Presentation on theme: "Overview Understand the causes, outcome and impact of the Kosovo War and NATO’s Operation Deliberate Force Understand the impact and controversy surrounding."— Presentation transcript:
Overview Understand the causes, outcome and impact of the Kosovo War and NATO’s Operation Deliberate Force Understand the impact and controversy surrounding NATO’s Operation Deliberate Force in the evolution of military aviation
State of Yugoslavia in 1991 Until 1991, Yugoslavia was one nation comprised of six republics: Slovenia, Croatia, Bosnia Herzegovina, Serbia, Montenegro, and Macedonia. Serbia was further divided into two autonomous regions; Kosovo and Vojvodina. Notes from:
Milosevic’s Rise to Power Slobodan Milosevic came to power in 1987 with the rise of Serbian nationalism following the fall of the Berlin Wall and Soviet communism. By 1989, Milosevic was firmly in control of the Serbian republic and embarked on a campaign to consolidate his power throughout Yugoslavia In 1991 Milosevic backed by Serbian ultra- nationalists embarked on a campaign to create a Greater Serbia, unifying in one nation all areas where Serbs lived and driving out all minorities through a genocidal process euphemistically called “ethnic cleansing”. Notes from:
Start of Ethnic Cleansing By 1991, the republics of Yugoslavia began clamoring for independence with Slovenia breaking away from Yugoslavia first. Croatia was the spark. While 79% of the republic was Croatian, 12% were Serb who responded in a manner that was to become commonplace during the next 8years. In Croatia, the Serbs declared their own mini- state and began a campaign of “ethnic cleansing”. Most infamous was the siege of Vukovar, where more than 10,000 civilians were killed Serb paramilitaries emptied the Vukovar hospital of Croatian patients and executed them in a nearby field. The bloodbath between Serbs and Croats begins
Ethnic Cleansing in Bosnia Under strong United Nations pressure a cease- fire in Croatia was negotiated in the fall of 1991 by U.S. diplomat Cyrus Vance The Serb forces pulled out of Croatia and began repositioning their troops neighboring Bosnia On April 6, 1992, the Bosnian Serbs launched a campaign of aggression against Bosnia with the siege of Sarajevo and the ethnic cleansing of the Drina River valley During the next three and a half years, Bosnian Serb forces, with the support of Milosevic in Belgrade, laid waste to large parts of Bosnia, killing more than 200,000 civilians and forcing half the population, two million people, to flee their homes Notes from:
Dayton Peace Accords With the violence escalating the U.S. in August 1995 launched a limited air bombing campaign against Serb positions in Bosnian. Under international pressure Milosevic signed the Dayton Peace Accords in November 1995 Notes from:
Kosovo During this time, Kosovo remained under the control of Milosevic. Kosovo Albanians desiring independence from Serbia set up a civil government, schools, and healthcare facilities Serbia responded with a campaign to ethnically cleanse Albanians from Kosovo With the situation in Kosovo only getting worse, the Albanians formed the Kosovo Liberation Army (KLA) to conduct a guerilla campaign against Serbians in Kosovo Throughout 1998 Milosevic increased his troop strength in Kosovo and began a scorched-earth policy of destroying whole villages in his attempt to wipe out the KLA. Notes from:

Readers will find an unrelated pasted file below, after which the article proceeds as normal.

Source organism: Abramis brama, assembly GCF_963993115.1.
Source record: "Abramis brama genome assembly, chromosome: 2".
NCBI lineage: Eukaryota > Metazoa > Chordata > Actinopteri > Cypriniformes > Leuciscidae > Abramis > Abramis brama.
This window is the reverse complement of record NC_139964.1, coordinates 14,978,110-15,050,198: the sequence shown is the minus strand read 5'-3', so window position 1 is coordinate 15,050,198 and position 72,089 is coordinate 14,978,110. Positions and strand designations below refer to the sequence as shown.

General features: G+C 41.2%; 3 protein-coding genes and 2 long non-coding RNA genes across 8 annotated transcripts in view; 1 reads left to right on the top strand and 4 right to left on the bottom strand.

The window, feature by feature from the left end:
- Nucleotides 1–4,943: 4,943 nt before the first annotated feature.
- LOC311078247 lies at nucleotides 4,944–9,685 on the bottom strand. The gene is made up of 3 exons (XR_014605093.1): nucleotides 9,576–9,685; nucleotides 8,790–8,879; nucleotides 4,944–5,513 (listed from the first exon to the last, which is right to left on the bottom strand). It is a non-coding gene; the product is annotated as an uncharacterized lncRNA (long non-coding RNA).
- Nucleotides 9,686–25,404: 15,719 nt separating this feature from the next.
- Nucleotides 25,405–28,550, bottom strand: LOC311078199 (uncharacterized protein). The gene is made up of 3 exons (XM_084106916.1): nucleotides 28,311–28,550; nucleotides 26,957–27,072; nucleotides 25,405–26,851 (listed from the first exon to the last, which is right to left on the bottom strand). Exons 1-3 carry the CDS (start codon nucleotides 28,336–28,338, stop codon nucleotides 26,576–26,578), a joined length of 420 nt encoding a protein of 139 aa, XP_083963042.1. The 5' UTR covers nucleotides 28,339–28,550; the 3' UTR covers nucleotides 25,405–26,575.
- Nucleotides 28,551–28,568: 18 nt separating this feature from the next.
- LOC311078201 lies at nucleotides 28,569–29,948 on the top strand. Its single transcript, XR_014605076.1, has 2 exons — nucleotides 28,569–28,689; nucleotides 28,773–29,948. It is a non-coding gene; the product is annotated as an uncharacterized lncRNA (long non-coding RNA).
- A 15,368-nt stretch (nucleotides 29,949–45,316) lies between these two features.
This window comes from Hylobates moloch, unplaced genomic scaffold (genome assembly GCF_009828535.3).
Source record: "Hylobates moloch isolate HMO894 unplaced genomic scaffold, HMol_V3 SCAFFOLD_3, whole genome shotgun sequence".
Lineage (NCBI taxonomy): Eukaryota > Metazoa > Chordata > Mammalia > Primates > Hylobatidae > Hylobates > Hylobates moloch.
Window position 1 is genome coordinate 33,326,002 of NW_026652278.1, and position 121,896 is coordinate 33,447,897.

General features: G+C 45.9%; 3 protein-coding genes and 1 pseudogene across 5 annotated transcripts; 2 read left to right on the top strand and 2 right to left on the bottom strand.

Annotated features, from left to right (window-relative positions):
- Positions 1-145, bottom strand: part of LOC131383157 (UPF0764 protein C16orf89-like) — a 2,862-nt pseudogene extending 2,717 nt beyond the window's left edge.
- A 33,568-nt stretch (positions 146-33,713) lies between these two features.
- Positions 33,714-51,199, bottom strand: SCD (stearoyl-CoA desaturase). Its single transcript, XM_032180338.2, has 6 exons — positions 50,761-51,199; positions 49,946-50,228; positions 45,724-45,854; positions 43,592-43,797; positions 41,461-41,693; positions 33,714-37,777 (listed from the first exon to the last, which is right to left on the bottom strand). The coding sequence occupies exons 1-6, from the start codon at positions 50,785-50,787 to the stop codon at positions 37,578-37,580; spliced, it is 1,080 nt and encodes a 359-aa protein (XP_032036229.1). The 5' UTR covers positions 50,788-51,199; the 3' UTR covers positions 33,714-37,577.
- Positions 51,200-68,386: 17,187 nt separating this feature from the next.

Operation Deliberate Force After years of violence and further ethnic cleansing in Kosovo, NATO launched, OPERATION DELIBERATE FORCE on March 24, 1999; an air campaign against military targets in Serbia, Montenegro, and Kosovo in an attempt to force Serbia to stop its ethnic cleansing campaign and sue for peace. Serb forces responded by an all-out campaign to ethnically cleanse Kosovo of its Albanian population, driving hundreds of thousands across the border into Macedonia, Albania, and Montenegro. From the onset OPERATION DELIBERATE FORCE faced controversy…chiefly this was going to be predominately an NATO air campaign only and the U.S. announced this strategy openly.
Serbian Withdrawal After 11 weeks of NATO bombing and significant diplomatic pressure by the international community, (specifically Serbia’s ally Russia) Milosevic was forced to withdraw his troops and police from Kosovo. The United Nations flowed in humanitarian aid to returning Albanians Kosovo today is still is administered by the United Nations despite its unilateral declaration of independence on February 17, Many countries strongly question NATO’s legitimacy of intervening in a sovereign country
Lessons Learned Does airpower have limitations? If so what? Did NATO or the U.S. see airpower through the lens of Hollywood or reality? How effective is high-tech airpower with a limited target set? Did attacking Serbia electrical power plants for example, stop ethnic cleansing in the countryside? Can airpower alone hold ground? Did you see a similar attempt with the Shock and Awe air campaign in Iraq in 2008?